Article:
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What do we mean by digital health and social care?
What do we mean by digital health and social care?

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3.2 What are the disadvantages for implementation?

In the previous activity, you will have noted some of the advantages of digital health and social care technology. However, there are also disadvantages and challenges to be aware of.

An independent review report (Health Education England, 2019), ‘Preparing the healthcare workforce to deliver a digital future’, outlined some of the legal and ethical implications of digital health technology including patient safety, data governance, respect for human dignity and health inequalities. It is important that ethical principles are kept in mind when introducing the use of digital technology. For example, one of the primary ethical principles is ‘do no harm’, so patient safety needs to be considered before implementing any digital technology. This report also highlights some unintended consequences of digital health and social care, such as the risk of creating new inequalities with some parts of the population unable to access or use such technology.

Imison et al. (2016) further discuss and expand on the reasons why digital technology has been difficult to implement; 88% of UK adults report using the internet but only 2% report electronic engagement with health and care. Some of the barriers to this have been identified through research and experience, such as poorly designed information technology systems, resistance to change, the lack of high quality research evidence to support the implementation of certain technologies and the length of time it takes to start to see benefits of change.

One of the barriers to using digital technology in health care settings is that not everyone chooses to be online because they don’t feel comfortable using the technology or that they are concerned about the privacy and security of their personal information (Topol, 2019). In addition to physical access and privacy concerns, the use of digital technology may also have an impact on vision and posture; e.g. smartphone screens can create ‘glare’ that can impact on sleep.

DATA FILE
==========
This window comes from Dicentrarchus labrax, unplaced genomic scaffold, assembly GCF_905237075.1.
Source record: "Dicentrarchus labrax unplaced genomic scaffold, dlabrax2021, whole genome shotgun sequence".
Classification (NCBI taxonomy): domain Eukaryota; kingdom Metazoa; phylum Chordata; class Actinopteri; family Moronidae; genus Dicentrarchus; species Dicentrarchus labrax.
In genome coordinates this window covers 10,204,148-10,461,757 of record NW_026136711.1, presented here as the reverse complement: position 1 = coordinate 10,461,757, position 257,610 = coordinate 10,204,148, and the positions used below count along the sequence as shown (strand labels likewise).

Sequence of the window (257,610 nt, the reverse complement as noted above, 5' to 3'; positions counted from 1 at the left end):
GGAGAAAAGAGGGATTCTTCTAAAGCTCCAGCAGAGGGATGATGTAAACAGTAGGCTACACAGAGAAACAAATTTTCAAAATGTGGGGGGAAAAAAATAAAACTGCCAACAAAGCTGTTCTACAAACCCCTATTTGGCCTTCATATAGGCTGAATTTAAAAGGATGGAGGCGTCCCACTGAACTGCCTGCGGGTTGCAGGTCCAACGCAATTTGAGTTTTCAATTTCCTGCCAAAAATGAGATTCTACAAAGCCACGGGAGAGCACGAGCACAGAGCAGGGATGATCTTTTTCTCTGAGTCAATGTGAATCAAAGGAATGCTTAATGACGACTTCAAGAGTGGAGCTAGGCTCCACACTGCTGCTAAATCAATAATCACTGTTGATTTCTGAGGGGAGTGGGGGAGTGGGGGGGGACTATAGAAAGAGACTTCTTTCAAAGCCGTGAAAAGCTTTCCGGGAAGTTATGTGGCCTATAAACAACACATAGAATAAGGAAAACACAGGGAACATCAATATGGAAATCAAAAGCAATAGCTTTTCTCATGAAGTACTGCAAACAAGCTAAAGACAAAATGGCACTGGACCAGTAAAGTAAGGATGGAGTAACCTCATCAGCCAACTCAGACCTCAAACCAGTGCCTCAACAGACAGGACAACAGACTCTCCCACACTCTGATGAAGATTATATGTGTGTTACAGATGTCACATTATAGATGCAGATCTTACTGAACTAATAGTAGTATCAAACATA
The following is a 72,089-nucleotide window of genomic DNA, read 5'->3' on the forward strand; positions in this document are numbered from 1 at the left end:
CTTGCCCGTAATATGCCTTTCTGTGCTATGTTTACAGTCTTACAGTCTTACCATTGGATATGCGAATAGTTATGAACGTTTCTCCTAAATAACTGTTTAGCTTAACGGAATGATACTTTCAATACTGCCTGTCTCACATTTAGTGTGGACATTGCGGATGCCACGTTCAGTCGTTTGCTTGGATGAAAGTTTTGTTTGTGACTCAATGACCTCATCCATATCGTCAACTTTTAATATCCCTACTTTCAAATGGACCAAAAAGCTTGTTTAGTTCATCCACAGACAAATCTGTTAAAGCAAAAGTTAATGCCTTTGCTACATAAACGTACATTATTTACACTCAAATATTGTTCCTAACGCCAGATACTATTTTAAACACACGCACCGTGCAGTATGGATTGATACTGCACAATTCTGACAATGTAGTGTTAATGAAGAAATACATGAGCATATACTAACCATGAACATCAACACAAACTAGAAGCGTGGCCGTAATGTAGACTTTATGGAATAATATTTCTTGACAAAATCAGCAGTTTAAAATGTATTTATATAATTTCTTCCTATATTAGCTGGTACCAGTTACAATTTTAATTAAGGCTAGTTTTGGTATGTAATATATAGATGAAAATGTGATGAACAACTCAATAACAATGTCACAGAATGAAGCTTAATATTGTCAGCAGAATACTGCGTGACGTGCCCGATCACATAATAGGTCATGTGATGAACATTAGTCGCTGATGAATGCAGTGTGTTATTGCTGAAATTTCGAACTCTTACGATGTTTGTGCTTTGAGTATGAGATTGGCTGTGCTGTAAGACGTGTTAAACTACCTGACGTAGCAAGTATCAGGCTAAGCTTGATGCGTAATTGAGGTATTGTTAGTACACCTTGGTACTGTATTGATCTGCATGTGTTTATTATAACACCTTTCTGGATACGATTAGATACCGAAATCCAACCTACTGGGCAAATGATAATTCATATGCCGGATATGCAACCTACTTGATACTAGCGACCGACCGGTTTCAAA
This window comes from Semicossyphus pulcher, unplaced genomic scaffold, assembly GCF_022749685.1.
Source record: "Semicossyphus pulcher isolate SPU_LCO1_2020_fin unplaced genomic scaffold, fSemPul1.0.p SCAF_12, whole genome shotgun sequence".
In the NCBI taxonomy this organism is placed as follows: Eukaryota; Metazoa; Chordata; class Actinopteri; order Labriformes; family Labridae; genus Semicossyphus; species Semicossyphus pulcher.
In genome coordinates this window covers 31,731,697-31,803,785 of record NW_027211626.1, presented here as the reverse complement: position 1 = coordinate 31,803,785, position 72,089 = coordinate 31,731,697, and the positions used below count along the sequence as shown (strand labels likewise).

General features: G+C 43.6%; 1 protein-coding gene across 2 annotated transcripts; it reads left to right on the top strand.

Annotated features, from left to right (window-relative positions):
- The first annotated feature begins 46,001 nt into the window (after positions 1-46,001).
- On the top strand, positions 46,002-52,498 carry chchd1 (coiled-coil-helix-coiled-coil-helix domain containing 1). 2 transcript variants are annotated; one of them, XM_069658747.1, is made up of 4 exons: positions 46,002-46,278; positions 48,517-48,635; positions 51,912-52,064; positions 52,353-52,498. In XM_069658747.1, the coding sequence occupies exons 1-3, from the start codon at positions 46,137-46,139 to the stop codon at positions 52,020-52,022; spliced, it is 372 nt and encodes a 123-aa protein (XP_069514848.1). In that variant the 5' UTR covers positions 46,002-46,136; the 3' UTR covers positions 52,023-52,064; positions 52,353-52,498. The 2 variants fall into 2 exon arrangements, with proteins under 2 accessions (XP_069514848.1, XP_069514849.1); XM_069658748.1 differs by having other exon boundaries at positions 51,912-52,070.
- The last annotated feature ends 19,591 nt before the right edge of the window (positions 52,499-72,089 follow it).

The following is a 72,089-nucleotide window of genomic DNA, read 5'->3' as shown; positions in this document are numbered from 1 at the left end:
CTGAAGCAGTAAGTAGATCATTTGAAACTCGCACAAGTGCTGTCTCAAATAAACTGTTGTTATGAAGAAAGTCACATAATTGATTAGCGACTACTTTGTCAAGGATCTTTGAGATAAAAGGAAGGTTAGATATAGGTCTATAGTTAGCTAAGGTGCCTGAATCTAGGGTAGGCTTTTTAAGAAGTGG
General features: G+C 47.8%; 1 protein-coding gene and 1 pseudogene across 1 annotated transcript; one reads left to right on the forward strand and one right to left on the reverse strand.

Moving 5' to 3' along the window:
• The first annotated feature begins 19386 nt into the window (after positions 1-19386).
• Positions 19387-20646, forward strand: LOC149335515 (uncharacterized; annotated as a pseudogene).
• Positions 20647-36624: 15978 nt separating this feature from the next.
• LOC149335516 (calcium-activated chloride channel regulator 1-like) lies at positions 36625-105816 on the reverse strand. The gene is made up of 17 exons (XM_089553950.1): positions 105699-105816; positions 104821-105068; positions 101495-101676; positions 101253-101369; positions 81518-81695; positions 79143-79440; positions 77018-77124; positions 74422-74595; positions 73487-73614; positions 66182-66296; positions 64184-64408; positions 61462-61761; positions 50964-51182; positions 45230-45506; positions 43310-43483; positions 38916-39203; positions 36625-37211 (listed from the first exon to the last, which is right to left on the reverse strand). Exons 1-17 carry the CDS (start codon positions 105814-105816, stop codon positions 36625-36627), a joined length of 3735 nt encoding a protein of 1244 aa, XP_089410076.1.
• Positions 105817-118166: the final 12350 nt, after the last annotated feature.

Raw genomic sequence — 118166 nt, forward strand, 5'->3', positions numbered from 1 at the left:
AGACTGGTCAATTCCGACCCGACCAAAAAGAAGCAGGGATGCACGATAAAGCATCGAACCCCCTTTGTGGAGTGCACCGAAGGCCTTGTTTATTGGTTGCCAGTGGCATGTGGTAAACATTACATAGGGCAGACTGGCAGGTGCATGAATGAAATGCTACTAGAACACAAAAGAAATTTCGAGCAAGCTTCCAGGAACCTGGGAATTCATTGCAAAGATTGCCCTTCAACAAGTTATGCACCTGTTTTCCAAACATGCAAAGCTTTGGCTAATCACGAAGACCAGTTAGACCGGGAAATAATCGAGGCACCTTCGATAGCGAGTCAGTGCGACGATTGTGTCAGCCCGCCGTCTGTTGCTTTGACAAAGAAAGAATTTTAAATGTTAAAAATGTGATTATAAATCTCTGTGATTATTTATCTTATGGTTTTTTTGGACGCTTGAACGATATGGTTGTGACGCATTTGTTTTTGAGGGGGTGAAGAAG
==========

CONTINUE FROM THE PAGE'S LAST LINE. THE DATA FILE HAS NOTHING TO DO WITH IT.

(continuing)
From a legal and ethical perspective, Topol (2019) also identifies the risks associated with sharing data electronically, the use of biological databases and the systems and processes by which people provide consent for the collection and storage of this data and how this is managed, monitored, accessed and shared.

Activity 5 Disadvantages of being digital

Read the following:

Read through without making any notes. Think about the challenges and disadvantages associated with the use and implementation of health and social care technology. Finally, re-read the relevant section of the article, and highlight or make notes on what these might be for service users, patients, organisations or those who work in health and social care.

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The article shows that there are some significant challenges and disadvantages, particularly for those from vulnerable groups.

The article outlined some of the ethical issues that should be considered when implementing or making the decision to implement technology. The section on ‘ethical issues’ explored 6 areas of concern. Some examples are provided below.

  • Issue 1 discussed the issues for medical professionals recommending digital technology to patients if they are not confident in their use. It is important to consider the technology being recommended and individual service user need. It is also noted that professionals should not assume that younger people are more able to use technology.
  • Issue 2 discussed whether professionals should ignore when patients use technology, such as using internet searches to find information about their symptoms or potential ‘self’ diagnoses.